Over 4.5 million undetected Covid-19 infections and recoveries in Delhi
A survey across Delhi has found 23 per cent of the sampled population infected by the new coronavirus, implying uncounted infections in the national capital alone had far exceeded by late-June India’s current total count that crossed 1.15 million on Tuesday.
The survey findings, released by the Union health ministry on Tuesday and if applied to an estimated Delhi population of 20 million, would mean over 4.5 million people across the city have already been infected and recovered without anyone’s knowledge.
This estimated infection exposure level is 35-fold higher than Delhi’s current lab-confirmed count of around 125,000 and points to continued transmission of the virus amid gigantic testing gaps that likely missed even patients with symptoms, health researchers said.
The health ministry said nearly six months into the epidemic, only 23 per cent of the people in Delhi are exposed to the infection despite several high-density pockets in the capital.
“This can be attributed to the proactive steps by the government to prevent the spread of the infection,” the ministry said, citing examples of interventions such as the lockdown, containment and surveillance, contact tracing, and citizens’ compliance with precautionary measures.
Health officials said the finding that 77 per cent of the population is still vulnerable to the infection makes it imperative to continue containment and precautionary measures such as use of face masks, hand hygiene, physical distancing and avoidance of crowded places with rigour.
The survey conducted from June 27 to July 5 looked for antibodies against SARS-CoV-2, the virus that causes the coronavirus disease, in blood sera samples. Health officials and researchers cautioned that it is still unclear how long such antibodies last and whether they are protective against future infections.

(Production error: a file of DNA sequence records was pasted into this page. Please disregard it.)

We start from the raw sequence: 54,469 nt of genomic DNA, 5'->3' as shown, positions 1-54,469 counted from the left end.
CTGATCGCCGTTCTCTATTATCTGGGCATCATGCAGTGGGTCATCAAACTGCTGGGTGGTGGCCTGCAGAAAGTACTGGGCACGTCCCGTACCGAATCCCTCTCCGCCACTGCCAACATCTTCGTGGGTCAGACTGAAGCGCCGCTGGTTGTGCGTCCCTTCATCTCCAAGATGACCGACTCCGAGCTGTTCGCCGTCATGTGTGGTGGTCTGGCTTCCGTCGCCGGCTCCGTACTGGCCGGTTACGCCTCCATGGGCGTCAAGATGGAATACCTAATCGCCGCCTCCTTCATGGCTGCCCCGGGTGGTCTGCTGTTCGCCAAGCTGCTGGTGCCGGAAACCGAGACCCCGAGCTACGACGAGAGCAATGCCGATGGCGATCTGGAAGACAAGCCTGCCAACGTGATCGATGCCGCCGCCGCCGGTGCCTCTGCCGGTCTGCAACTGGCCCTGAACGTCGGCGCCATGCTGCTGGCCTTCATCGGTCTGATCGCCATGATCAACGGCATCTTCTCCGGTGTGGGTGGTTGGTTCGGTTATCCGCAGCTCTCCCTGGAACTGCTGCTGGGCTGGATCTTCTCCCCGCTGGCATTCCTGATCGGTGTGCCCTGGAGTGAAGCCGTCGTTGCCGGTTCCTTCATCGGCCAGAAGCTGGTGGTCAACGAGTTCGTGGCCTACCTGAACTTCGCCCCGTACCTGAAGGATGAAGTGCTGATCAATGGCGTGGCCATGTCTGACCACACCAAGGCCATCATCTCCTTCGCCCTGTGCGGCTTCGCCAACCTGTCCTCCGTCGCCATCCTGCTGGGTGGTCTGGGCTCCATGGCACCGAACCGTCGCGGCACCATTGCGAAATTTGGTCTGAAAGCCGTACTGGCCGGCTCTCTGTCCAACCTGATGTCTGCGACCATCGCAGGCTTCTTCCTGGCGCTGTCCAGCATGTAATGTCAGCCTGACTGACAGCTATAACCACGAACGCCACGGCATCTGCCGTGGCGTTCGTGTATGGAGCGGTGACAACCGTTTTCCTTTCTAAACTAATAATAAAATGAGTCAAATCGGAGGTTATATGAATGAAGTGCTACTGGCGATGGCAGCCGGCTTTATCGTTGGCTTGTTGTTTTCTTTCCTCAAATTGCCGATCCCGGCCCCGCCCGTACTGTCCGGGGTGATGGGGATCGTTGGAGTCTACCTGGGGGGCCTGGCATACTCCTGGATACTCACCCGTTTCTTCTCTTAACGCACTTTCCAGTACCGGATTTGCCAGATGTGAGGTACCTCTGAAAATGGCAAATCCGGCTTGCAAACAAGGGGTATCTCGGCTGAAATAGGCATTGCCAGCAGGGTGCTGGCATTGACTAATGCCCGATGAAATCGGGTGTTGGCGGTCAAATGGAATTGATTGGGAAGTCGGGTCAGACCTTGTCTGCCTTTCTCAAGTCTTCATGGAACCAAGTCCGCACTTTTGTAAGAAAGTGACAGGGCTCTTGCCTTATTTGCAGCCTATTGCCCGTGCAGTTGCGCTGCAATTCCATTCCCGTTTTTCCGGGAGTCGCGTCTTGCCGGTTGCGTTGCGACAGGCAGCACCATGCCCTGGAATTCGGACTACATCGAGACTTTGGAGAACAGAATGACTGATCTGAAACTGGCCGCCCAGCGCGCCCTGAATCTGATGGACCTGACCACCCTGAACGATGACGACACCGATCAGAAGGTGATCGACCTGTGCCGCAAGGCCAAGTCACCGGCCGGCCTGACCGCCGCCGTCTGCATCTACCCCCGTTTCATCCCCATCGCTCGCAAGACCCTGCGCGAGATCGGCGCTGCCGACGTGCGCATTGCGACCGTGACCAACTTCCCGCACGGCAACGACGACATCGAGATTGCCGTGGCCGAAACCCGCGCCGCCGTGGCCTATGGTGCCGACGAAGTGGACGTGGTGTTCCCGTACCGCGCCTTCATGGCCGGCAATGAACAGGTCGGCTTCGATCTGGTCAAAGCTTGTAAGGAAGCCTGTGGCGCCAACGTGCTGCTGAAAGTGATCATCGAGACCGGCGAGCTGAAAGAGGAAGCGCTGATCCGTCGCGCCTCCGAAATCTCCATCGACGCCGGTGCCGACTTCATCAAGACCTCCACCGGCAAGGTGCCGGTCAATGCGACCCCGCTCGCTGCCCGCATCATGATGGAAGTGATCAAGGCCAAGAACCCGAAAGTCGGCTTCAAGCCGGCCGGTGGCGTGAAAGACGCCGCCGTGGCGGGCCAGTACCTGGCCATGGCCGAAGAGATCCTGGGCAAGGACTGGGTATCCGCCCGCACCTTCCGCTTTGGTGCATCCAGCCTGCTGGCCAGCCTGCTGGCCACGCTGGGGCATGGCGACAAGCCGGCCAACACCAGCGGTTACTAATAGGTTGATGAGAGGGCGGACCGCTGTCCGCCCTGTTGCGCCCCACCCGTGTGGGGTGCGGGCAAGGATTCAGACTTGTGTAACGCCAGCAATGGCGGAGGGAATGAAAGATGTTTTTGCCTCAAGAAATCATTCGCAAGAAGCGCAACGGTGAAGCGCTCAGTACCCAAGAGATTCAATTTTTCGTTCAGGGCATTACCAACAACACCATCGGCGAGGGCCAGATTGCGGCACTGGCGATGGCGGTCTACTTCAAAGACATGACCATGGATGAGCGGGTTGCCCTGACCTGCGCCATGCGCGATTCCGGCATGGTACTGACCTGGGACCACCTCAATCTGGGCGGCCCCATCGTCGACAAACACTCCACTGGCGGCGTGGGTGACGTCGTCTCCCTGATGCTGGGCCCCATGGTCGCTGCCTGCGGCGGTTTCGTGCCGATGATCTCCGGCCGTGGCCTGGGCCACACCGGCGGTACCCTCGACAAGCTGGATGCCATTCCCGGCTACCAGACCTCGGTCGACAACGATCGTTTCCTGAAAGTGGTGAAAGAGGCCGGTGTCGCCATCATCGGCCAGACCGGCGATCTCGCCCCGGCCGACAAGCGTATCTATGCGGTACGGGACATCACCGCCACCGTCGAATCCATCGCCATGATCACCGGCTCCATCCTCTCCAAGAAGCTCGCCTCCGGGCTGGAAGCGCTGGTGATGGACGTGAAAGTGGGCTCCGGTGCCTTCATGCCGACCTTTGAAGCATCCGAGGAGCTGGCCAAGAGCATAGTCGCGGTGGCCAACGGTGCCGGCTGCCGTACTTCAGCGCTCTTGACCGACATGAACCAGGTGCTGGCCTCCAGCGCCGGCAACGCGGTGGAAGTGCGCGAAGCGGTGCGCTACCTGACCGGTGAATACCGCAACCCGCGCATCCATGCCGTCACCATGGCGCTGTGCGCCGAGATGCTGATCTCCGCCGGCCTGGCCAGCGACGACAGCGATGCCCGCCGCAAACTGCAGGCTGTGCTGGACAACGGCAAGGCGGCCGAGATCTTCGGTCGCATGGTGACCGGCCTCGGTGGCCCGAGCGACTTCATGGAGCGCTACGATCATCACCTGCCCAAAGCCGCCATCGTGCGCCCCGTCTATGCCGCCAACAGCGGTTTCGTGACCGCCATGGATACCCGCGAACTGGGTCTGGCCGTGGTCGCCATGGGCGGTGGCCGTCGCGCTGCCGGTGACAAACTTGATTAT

The antibodies measured are generated roughly two weeks after exposure to the virus. “So the exposure levels we’re seeing is what they were in the Delhi population in June,” said Sujeet Singh, director of the National Centre for Disease Control.
But medical experts say the survey points to a large number of undetected cases.
“A 23 per cent prevalence is a huge number — nothing to pat our own backs on how well the government has responded,” a senior public health researcher in a government department told The Telegraph.
“This means a huge number of cases went undetected either because they were asymptomatic or because they were missed under the testing strategies over the past two or three months,” the researcher said, requesting not to be named.
The Indian Council of Medical Research expanded testing for the coronavirus disease to all patients with influenza-like illness symptoms anywhere in India only on June 23, although multiple public health experts had been advocating this since early April.
The Delhi survey findings point to a fast spread of infection and the possibility that many patients with symptoms were not tested for Covid-19, said Shahid Jameel, a senior virologist and head of the Wellcome Trust DBT India Alliance, an India-UK research partnership.
No one knows what proportion of people infected with the new coronavirus remain asymptomatic throughout the course of their infections and thus have no reason to seek any medical consultation.
Global studies suggest that around 80 per cent of Covid-19 patients are asymptomatic or have only mild symptoms that do not require hospital care.
“If only 20 per cent of the estimated uncounted cases of 4.5 million were symptomatic, there would be over 900,000 cases with symptoms,” Jameel said. “Delhi has so far done only 830,000 tests and found around 125,000 positive. The testing strategy has definitely missed symptomatic patients.”
Senior health officials said India’s testing strategy has evolved according to need and capacity.
“We started with only one lab — we now have over 1,000,” said Vinod Paul, a senior paediatrician and member of Niti Aayog, the Centre’s apex think tank, who is advising the government’s Covid-19 response.
Rajesh Bhushan, a secretary-level officer on special duty in the health ministry, said Delhi’s number of tests had increased from 9,500 per day in early June to over 25,000 per day in early July.
“Delhi’s positivity rate has fallen from around 37 per cent in early June to 9 per cent in early July,” Bhushan said.
The positivity rate — the number of people found positive divided by the number tested — should be ideally 5 per cent or lower.
The ICMR had in May conducted a similar antibody survey across around 70 cities and towns whose detailed results are yet to be released.
The ICMR had last month said the survey, which would give a picture of infection levels in late April, had suggested that 0.73 per cent of the sampled population had been exposed to the coronavirus.